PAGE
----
Seeing a film in the theater can be a special thing.  Viewing our film “The Waterhole” at the high-end Arclight in Hollywood was one of my proudest moments.  I suspect that when the Harry Potter finale reaches theaters it will be a tremendous success, maybe even breaking records.  There are many things I dislike about going to the theater, but if you create a story I really want to see, you can bet I will be there and I will not be alone.

*Alas, in reality I never get to go to bars anymore either.

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Become a Successful Filmmaker in One Difficult Step

Every day I read dozens of new articles, blogs and tweets piling on to the mountain of advice on how to build a career as a filmmaker.  Some of these posts have proven very valuable, some have spawn heated debates in the comment section, and others seem to beg the question as to why they were written at all.  It’s a lot to sift through.

Given all this information on film making I think it is helpful to remind those that aspire to make a film, are currently making films or even those that have successfully made films to the point where driving their Bentleys off a Malibu cliff side is a weekly occurrence of one simple fact.  You need to make the best film you can.  Duh, right?  I guess another way to put it is if you have an idea that you would like to spend years of your life getting made into a movie, you had better be clear with yourself as to the story you want to tell and how you want to tell it.  This must be the driving force behind everything you do to subsequently get the film before audiences.

If you cannot do this you are setting yourself up for failure.  Anyone can make a film, the trick is to make a good one.  If you have a good project that you have a complete vision for it will help you tremendously in making the decisions to get it made.  It will also help draw those who can help you get it made and made well into your fray.  I truly believe that talent rises.  Your work will be your best advocate, your best marketing tool.  Never forget that.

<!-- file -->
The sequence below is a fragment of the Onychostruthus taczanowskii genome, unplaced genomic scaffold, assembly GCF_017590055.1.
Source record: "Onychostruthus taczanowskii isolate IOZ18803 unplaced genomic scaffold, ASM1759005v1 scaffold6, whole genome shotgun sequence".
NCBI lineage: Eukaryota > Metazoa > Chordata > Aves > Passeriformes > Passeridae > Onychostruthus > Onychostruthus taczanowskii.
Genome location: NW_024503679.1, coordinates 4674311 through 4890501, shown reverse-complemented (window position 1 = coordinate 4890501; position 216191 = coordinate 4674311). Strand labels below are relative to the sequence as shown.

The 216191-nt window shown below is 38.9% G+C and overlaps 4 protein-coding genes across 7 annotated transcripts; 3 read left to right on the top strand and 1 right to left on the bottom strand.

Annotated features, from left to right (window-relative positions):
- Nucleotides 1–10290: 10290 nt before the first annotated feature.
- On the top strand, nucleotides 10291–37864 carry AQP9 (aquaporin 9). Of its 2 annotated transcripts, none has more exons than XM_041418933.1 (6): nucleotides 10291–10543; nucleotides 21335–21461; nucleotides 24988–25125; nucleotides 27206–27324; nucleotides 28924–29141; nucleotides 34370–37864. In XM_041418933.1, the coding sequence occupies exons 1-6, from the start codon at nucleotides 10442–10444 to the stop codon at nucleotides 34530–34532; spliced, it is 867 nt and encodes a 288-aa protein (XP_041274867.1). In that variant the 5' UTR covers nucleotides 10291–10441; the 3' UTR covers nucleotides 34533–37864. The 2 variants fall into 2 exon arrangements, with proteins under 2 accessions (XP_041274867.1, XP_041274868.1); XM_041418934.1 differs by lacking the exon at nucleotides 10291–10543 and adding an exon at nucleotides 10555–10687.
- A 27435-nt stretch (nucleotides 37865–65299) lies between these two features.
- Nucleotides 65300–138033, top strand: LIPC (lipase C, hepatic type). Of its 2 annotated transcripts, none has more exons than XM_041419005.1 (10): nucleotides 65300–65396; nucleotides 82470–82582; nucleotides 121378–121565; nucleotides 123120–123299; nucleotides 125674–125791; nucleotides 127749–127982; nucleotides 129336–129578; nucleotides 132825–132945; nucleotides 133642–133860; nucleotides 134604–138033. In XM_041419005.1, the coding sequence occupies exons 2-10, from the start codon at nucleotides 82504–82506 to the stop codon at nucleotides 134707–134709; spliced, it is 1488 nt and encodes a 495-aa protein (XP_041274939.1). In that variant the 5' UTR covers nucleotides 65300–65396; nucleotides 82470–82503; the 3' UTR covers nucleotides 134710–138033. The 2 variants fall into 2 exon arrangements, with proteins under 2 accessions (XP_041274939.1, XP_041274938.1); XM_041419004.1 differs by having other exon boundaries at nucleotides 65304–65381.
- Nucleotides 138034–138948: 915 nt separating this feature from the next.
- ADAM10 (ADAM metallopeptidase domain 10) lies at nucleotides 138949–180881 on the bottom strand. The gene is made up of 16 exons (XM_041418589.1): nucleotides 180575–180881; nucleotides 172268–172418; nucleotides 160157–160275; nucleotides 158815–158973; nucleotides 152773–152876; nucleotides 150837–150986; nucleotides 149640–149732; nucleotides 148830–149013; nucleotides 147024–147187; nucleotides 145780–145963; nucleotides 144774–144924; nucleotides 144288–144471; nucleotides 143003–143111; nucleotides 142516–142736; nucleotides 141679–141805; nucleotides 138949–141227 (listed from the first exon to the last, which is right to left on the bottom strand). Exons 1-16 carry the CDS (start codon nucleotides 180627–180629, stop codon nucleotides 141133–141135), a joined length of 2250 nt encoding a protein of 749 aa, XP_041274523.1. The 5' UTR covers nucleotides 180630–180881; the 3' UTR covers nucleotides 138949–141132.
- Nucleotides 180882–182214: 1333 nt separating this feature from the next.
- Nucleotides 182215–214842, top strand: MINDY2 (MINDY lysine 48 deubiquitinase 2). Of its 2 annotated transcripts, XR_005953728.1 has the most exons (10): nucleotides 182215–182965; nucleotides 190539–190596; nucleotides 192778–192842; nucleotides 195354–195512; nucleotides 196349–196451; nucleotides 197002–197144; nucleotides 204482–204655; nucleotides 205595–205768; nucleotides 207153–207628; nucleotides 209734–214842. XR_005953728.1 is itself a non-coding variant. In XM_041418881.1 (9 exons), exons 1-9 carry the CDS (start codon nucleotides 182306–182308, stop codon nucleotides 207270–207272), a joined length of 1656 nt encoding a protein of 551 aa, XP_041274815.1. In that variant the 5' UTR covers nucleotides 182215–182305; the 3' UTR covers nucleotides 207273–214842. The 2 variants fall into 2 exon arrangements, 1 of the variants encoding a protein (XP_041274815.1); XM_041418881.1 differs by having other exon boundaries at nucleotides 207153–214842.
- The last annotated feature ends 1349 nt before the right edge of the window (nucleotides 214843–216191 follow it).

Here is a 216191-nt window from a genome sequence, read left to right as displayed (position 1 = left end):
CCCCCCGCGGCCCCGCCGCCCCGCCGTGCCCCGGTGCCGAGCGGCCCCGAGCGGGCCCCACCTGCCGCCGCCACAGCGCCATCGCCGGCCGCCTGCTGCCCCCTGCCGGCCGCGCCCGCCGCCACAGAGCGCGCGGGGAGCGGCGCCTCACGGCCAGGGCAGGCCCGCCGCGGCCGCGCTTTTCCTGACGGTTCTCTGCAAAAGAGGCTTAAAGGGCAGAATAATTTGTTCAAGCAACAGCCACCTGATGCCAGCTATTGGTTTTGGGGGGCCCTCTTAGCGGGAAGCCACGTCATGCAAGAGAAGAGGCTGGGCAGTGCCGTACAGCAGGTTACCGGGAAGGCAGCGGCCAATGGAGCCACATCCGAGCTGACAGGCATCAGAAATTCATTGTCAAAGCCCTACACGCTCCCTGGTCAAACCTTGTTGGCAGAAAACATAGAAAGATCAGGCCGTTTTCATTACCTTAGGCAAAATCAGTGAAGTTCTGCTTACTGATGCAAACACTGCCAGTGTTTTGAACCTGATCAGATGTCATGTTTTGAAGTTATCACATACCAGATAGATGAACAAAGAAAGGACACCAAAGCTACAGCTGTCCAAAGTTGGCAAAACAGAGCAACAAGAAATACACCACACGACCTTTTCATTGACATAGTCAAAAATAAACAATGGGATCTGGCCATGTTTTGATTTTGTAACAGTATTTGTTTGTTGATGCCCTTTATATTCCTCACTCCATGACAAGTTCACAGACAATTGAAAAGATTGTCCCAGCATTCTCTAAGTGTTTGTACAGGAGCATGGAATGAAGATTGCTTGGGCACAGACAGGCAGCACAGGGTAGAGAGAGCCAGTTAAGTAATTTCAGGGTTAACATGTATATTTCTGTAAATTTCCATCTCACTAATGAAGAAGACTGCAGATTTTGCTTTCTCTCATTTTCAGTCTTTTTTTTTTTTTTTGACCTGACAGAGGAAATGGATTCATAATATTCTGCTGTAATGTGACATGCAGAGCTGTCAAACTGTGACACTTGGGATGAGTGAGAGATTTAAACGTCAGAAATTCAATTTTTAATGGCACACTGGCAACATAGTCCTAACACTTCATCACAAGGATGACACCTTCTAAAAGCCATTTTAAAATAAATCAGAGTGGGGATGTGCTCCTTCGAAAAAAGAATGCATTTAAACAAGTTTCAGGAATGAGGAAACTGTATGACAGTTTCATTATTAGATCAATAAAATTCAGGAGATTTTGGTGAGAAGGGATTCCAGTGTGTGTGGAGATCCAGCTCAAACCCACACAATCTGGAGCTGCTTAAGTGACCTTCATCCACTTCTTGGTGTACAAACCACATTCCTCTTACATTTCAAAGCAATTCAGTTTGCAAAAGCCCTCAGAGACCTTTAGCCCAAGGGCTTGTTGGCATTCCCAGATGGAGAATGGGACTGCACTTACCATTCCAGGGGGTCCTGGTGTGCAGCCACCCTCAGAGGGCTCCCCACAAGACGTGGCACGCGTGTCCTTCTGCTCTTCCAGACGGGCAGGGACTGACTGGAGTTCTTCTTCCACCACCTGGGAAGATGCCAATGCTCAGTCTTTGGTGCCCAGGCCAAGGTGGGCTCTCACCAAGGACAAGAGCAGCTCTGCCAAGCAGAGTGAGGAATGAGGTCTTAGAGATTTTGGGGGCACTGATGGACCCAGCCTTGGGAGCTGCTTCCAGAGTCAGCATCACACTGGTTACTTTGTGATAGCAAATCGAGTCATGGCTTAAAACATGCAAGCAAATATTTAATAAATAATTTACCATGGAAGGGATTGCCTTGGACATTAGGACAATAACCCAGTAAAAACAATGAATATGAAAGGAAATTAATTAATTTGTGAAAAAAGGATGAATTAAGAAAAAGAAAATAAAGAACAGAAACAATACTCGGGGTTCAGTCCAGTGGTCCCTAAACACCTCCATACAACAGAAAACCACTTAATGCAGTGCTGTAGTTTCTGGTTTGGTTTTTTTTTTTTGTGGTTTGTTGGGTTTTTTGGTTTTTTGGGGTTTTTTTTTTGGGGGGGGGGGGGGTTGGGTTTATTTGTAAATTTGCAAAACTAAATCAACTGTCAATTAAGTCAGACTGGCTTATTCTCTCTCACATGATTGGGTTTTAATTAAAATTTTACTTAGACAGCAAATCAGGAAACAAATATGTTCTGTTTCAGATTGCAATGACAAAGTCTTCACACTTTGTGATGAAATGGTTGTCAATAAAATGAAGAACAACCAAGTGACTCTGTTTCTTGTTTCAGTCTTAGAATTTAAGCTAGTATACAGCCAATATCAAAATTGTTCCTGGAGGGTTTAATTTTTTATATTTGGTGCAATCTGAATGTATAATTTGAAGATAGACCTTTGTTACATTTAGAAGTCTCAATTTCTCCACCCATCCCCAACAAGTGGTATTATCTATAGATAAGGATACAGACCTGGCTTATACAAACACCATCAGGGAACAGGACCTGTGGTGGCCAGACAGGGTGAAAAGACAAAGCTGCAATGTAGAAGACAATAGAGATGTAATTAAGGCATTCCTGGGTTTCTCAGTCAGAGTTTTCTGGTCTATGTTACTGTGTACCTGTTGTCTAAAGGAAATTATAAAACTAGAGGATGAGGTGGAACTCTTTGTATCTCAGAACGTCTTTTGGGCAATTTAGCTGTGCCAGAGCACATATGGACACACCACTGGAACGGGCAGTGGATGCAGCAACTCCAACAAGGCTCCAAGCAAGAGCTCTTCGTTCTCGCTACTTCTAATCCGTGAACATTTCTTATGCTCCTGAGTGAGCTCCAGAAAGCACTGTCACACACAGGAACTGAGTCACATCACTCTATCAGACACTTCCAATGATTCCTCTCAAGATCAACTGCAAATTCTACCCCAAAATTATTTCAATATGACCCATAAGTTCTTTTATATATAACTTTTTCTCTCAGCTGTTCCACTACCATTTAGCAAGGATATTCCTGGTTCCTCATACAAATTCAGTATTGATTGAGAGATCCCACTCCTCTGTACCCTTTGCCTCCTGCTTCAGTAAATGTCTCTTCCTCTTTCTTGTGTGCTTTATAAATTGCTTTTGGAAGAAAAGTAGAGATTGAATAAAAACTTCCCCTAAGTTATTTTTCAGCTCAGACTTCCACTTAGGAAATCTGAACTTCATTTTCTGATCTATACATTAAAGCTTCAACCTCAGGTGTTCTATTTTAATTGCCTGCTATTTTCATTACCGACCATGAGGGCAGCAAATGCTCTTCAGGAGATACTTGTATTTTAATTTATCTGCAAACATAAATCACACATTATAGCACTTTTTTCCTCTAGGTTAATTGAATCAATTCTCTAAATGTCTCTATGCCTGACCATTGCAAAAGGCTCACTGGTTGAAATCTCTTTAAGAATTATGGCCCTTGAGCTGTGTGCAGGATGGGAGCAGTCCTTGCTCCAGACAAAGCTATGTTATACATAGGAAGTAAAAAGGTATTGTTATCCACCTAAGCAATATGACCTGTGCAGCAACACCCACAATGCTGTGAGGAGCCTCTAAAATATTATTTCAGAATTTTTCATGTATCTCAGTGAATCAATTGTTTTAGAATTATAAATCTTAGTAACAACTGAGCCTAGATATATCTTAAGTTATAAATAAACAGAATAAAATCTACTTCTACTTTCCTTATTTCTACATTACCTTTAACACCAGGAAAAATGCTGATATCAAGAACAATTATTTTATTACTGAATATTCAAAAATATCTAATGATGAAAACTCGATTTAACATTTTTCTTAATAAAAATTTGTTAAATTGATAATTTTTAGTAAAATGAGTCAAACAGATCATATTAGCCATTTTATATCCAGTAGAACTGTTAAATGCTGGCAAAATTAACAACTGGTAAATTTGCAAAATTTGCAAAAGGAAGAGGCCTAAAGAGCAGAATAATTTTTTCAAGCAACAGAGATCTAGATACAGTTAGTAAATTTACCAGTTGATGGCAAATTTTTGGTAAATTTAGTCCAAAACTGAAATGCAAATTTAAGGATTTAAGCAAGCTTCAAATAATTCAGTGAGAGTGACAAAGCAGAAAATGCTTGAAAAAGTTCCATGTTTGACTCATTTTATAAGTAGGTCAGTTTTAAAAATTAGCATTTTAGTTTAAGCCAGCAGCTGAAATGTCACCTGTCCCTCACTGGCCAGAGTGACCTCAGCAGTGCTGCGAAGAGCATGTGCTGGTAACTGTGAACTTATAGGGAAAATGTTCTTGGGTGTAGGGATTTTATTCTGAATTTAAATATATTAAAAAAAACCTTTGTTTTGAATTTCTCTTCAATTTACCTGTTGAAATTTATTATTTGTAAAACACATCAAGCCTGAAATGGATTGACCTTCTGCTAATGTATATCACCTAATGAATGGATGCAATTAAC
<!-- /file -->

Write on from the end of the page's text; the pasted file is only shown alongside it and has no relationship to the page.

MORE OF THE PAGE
Nobody wants to make bad movies and yet so many bad films get made.  Hollywood tries to second-guess audiences or re-heats past successes but even after decades of experience they still make more flops than hits.  As indie filmmakers we are just as susceptible to these trappings.   If you think of all the greatest independent films what was the one thing they have in common?  They are made by artists that were true to their vision.  Artists that saw something new and exciting and fought for it.  This is why independent film found an audience to embrace it and this is what me must continue to do.

There is no “right” way to make a film.  When I was lucky enough to chat with filmmaker Gary King he shared the same sentiment and I instantly liked him for it.   I love this philosophy, a more constructive take on William Goldman’s famous statement about Hollywood that “Nobody knows anything.”  It is true.  The final product is the only thing that matters and the only tool you truly have to get to that point is your idea and the will to do whatever you can to see it through to the finish.  Depending on how you eventually decide to make your film, you will have to wear many hats.  If you get too bogged down with all the other things that can occupy your time it is easy to lose sight of the original goal.  If you spend too much time obsessing about technology or money or marketing or audience – although they are all important factors – the film will suffer.

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Piracy & The Independent Filmmaker

Every once in a while my day job pokes its ugly head into my new life as an independent filmmaker.   Most recently this occurred when lawsuits were filed on behalf of the producers of “The Hurt Locker,” lawsuits they were essentially filing against their audience.  What crime did the audience commit?  They downloaded copies of the film from the internet.  Yet again frustration with film piracy leads to acts of desperation.

Full disclosure: until last year, when they were reduced to having only janitorial staff, I was employed by a major film industry trade association.  (I will not name them here for fear that this will make it into their daily news briefs.)  I fell into the anti-piracy* world quite by accident after working in government affairs and international relations, but I learned a lot and now I am going to bore you with that knowledge.

From my perspective there are two types of piracy.  The first and most offensive, is the piracy where pirates profit from stealing the hard work of others. Let me be clear, if you record my film off of a movie screen or steal a screener and sell it to a release group or a DVD bootlegger, you are a thief and deserve to go to jail.  If you broker deals with people who have access to acquire film content early, you both should go to jail.  I think often in the piracy debate it gets overlooked that the real pirates are making millions of dollars every year reproducing sub-par copies of films. The root of all piracy is money.  If someone somewhere wasn’t making money most piracy would disappear.  Just ask the hypocrites at Pirate Bay how much cash they continue to make every month.